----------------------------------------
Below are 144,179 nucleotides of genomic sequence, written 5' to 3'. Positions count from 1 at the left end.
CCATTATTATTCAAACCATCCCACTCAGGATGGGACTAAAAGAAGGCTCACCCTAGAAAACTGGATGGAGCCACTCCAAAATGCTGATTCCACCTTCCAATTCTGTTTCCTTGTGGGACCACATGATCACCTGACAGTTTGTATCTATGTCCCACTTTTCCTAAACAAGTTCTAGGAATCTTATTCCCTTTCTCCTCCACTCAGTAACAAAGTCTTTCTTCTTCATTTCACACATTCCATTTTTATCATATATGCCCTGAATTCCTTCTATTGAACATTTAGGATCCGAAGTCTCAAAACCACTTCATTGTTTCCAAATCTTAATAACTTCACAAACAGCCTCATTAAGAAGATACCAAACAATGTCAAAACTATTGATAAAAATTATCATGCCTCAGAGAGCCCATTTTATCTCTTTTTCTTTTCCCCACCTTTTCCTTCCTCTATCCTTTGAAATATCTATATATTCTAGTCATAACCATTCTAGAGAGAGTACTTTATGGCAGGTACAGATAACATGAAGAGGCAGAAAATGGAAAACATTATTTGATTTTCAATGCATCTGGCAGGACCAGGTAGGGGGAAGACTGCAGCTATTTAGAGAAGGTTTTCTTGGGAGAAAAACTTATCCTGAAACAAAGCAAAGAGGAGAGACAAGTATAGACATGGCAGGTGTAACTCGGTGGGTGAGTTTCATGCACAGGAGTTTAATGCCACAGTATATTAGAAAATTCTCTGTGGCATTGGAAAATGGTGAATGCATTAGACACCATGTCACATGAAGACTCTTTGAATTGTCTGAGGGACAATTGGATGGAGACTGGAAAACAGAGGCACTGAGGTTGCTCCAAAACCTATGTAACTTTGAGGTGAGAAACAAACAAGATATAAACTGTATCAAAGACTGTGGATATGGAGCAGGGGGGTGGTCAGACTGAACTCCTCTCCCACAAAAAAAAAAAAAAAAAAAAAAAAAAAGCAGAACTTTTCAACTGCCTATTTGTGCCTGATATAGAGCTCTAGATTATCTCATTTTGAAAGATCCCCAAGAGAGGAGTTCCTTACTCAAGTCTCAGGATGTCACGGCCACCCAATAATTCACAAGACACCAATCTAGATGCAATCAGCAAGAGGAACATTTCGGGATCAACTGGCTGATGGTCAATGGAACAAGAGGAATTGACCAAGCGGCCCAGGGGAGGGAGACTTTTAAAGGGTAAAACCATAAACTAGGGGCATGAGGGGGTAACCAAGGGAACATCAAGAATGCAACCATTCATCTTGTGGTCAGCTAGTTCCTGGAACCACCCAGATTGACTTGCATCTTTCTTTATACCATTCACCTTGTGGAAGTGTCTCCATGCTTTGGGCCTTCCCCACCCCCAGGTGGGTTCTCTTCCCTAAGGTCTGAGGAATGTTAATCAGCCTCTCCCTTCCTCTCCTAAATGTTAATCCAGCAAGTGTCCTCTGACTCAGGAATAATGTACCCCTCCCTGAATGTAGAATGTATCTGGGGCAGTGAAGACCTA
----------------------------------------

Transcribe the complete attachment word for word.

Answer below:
Below are 144,179 nucleotides of genomic sequence, written 5' to 3'. Positions count from 1 at the left end.
CCATTATTATTCAAACCATCCCACTCAGGATGGGACTAAAAGAAGGCTCACCCTAGAAAACTGGATGGAGCCACTCCAAAATGCTGATTCCACCTTCCAATTCTGTTTCCTTGTGGGACCACATGATCACCTGACAGTTTGTATCTATGTCCCACTTTTCCTAAACAAGTTCTAGGAATCTTATTCCCTTTCTCCTCCACTCAGTAACAAAGTCTTTCTTCTTCATTTCACACATTCCATTTTTATCATATATGCCCTGAATTCCTTCTATTGAACATTTAGGATCCGAAGTCTCAAAACCACTTCATTGTTTCCAAATCTTAATAACTTCACAAACAGCCTCATTAAGAAGATACCAAACAATGTCAAAACTATTGATAAAAATTATCATGCCTCAGAGAGCCCATTTTATCTCTTTTTCTTTTCCCCACCTTTTCCTTCCTCTATCCTTTGAAATATCTATATATTCTAGTCATAACCATTCTAGAGAGAGTACTTTATGGCAGGTACAGATAACATGAAGAGGCAGAAAATGGAAAACATTATTTGATTTTCAATGCATCTGGCAGGACCAGGTAGGGGGAAGACTGCAGCTATTTAGAGAAGGTTTTCTTGGGAGAAAAACTTATCCTGAAACAAAGCAAAGAGGAGAGACAAGTATAGACATGGCAGGTGTAACTCGGTGGGTGAGTTTCATGCACAGGAGTTTAATGCCACAGTATATTAGAAAATTCTCTGTGGCATTGGAAAATGGTGAATGCATTAGACACCATGTCACATGAAGACTCTTTGAATTGTCTGAGGGACAATTGGATGGAGACTGGAAAACAGAGGCACTGAGGTTGCTCCAAAACCTATGTAACTTTGAGGTGAGAAACAAACAAGATATAAACTGTATCAAAGACTGTGGATATGGAGCAGGGGGGTGGTCAGACTGAACTCCTCTCCCACAAAAAAAAAAAAAAAAAAAAAAAAAAAGCAGAACTTTTCAACTGCCTATTTGTGCCTGATATAGAGCTCTAGATTATCTCATTTTGAAAGATCCCCAAGAGAGGAGTTCCTTACTCAAGTCTCAGGATGTCACGGCCACCCAATAATTCACAAGACACCAATCTAGATGCAATCAGCAAGAGGAACATTTCGGGATCAACTGGCTGATGGTCAATGGAACAAGAGGAATTGACCAAGCGGCCCAGGGGAGGGAGACTTTTAAAGGGTAAAACCATAAACTAGGGGCATGAGGGGGTAACCAAGGGAACATCAAGAATGCAACCATTCATCTTGTGGTCAGCTAGTTCCTGGAACCACCCAGATTGACTTGCATCTTTCTTTATACCATTCACCTTGTGGAAGTGTCTCCATGCTTTGGGCCTTCCCCACCCCCAGGTGGGTTCTCTTCCCTAAGGTCTGAGGAATGTTAATCAGCCTCTCCCTTCCTCTCCTAAATGTTAATCCAGCAAGTGTCCTCTGACTCAGGAATAATGTACCCCTCCCTGAATGTAGAATGTATCTGGGGCAGTGAAGACCTA